OSTI Mission: Advancing science and sustaining technological creativity by making R&D findings available
and useful to Department of Energy (DOE) researchers and the public
The Department of Energy (DOE) Office of Scientific and Technical Information (OSTI) has been making research and development (R&D) findings available to researchers and the public since 1947. Over the years, OSTI has been innovative in adapting to changing circumstances to fulfill its core mission of collecting, preserving and disseminating all forms of scientific and technical information (STI) from DOE. Since the earliest days of the Information Age, OSTI has been a leader in making the web work for science, creating collections of digitized STI, establishing an energy science and technology virtual library and developing and adopting cutting-edge web tools such as federated search and relevancy ranking of results.
Now OSTI is focused on meeting a new challenge that is also a momentous opportunity: providing public access to the gold standard of DOE scientific communications, peer-reviewed journal articles and accepted manuscripts resulting from DOE research investments.
In February 2013, the White House Office of Science and Technology Policy (OSTP) issued a memorandum, “Increasing Access to the Results of Federally Funded Scientific Research,” that calls on federal science agencies such as DOE to develop and implement public access plans for making accepted manuscripts and peer-reviewed scientific journal articles and scientific data in digital formats resulting from agency research investments publicly available in timely fashion.
OSTI helped draft the DOE plan for providing public access to scientific publications and scientific data in digital formats that was submitted to OSTP last fall. OSTI also has developed a DOE public access portal that will make scholarly scientific publications resulting from DOE research funding publicly accessible and searchable at no charge to readers.
OSTP has reviewed and provided feedback on DOE’s draft public access plan, and DOE will respond to that feedback before implementing its public access solution.
As it prepares to lead implementation of public access to scholarly publications for DOE, OSTI is focusing more than ever on its core mission and re-allocating resources to meet the public access challenge.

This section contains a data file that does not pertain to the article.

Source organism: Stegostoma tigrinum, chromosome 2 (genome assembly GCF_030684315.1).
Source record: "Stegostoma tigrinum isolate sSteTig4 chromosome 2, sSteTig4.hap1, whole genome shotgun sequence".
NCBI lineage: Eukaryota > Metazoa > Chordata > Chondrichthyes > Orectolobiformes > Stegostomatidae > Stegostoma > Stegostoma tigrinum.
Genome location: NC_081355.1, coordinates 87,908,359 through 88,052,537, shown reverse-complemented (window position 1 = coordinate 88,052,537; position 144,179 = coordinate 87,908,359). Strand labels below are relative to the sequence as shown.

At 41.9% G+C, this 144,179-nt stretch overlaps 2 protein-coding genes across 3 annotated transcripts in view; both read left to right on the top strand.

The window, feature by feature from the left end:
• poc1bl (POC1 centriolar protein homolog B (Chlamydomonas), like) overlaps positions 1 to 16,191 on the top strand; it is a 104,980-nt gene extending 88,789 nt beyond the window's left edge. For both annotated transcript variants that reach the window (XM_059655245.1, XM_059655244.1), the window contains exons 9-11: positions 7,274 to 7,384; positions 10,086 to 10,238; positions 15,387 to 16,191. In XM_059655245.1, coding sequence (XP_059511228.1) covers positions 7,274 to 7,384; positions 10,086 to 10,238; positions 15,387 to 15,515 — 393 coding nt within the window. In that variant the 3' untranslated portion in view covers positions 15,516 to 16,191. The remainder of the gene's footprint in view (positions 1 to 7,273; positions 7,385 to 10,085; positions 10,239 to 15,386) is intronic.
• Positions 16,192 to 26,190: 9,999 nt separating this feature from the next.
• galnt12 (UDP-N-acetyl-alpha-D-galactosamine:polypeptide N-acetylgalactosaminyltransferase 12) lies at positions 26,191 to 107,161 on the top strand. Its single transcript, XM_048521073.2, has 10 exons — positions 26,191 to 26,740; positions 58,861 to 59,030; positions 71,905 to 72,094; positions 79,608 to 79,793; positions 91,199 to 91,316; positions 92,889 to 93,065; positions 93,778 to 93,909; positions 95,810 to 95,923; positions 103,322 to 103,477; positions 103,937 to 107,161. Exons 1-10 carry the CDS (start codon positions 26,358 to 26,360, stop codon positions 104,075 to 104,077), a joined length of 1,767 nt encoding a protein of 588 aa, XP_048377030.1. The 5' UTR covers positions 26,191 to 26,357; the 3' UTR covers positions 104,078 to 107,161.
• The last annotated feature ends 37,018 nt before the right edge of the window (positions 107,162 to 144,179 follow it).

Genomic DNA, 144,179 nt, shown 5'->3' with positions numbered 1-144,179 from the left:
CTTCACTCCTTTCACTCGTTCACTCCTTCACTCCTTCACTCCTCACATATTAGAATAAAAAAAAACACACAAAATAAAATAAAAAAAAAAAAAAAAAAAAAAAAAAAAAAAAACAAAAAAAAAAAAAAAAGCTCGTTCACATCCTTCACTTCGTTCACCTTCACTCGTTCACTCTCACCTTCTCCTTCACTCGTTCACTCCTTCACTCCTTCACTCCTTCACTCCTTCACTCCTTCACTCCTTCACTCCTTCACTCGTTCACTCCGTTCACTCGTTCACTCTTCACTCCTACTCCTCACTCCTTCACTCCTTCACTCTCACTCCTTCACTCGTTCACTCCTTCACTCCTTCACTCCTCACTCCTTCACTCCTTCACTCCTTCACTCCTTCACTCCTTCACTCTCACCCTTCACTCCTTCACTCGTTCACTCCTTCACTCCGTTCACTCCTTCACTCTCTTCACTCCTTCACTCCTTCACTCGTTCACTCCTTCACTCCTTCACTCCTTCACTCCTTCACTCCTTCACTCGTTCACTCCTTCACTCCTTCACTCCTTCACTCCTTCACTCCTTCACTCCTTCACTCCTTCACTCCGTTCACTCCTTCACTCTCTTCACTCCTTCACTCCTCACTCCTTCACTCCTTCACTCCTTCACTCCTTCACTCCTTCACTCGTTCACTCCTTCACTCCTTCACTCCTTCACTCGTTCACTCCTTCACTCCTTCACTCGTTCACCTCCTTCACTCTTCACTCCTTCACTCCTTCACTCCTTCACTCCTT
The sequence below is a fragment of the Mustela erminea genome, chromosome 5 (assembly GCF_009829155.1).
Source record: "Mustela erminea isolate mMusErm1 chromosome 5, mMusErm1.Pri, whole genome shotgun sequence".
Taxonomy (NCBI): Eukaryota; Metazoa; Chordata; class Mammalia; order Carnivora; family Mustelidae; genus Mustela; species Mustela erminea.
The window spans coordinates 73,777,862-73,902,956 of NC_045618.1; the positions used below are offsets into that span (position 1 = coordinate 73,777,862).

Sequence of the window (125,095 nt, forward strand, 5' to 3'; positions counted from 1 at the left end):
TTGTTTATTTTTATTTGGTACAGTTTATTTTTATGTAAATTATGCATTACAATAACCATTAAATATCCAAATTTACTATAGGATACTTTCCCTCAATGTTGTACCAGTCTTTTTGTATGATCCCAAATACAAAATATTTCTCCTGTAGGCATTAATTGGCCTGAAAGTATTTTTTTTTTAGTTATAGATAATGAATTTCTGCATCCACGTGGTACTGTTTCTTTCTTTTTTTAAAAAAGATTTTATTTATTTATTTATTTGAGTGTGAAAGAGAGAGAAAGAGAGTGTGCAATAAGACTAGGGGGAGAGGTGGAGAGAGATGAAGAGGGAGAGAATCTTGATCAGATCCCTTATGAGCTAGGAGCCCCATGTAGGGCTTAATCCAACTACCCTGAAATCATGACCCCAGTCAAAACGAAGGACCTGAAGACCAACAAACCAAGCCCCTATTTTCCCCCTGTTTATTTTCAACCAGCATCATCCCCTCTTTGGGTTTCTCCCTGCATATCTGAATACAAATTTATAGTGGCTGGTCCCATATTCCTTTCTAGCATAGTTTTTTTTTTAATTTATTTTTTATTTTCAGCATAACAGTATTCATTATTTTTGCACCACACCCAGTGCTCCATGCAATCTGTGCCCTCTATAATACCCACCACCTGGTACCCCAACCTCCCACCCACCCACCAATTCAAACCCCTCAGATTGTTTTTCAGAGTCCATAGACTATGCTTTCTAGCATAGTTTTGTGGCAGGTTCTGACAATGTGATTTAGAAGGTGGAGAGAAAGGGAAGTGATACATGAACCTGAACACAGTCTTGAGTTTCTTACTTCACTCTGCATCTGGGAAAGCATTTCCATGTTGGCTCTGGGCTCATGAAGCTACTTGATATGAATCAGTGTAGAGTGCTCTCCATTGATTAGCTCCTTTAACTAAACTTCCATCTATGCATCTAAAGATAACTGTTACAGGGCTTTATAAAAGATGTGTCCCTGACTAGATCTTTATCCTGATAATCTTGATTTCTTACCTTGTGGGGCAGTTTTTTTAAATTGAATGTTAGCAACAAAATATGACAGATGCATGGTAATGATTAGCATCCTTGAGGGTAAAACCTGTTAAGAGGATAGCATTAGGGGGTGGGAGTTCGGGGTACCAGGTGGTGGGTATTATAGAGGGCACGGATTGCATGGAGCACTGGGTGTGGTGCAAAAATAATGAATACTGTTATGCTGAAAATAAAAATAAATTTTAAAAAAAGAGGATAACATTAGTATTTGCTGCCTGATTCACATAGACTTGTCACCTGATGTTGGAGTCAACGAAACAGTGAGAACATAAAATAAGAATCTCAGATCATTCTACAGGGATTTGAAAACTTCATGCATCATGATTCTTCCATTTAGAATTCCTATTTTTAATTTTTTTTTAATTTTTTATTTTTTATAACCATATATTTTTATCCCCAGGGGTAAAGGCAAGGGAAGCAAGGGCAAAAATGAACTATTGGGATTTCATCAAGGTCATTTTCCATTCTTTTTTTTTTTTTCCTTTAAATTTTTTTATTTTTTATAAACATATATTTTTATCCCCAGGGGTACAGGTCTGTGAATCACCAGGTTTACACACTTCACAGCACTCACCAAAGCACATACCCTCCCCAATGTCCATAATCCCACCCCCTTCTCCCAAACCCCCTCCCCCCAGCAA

OSTI leads the DOE Scientific and Technical Information Program (STIP), a collaboration of STI managers and technical information officers from across the DOE complex responsible for identifying, collecting, preserving and making accessible the results of DOE-funded R&D. The DOE STIP network includes STI liaisons from DOE programs, field, site and procurement offices, national laboratories and research facilities. Thanks to their contributions, OSTI has made significant progress in identifying and collecting DOE STI. As reported in the last issue of the OSTI.gov Newsletter, STIP submissions were more than 50 percent higher at the end of fiscal year 2013 than FY12, totaling more than 31,000 items; OSTI and STIP are on pace for similar results in FY14.
Together, OSTI and STIP have a well-developed program in place to identify and provide access to DOE STI, including technical reports, patents and journal articles, through a sophisticated submission system and a number of search tools. OSTI will use the STIP network and infrastructure as the central element of its public access solution. They also are collaborating to make headway in such emerging forms of STI as multimedia and metadata for datasets. As Dr. Jeffrey Salmon, Deputy Director for Resource Management in the DOE Office of Science, wrote in a recent OSTIblog, OSTI is focused “first and foremost [on] the STI produced by DOE and serving DOE R&D interests” and “working to be as comprehensive as possible in its processes to collect, preserve/curate and disseminate all forms of STI from DOE.”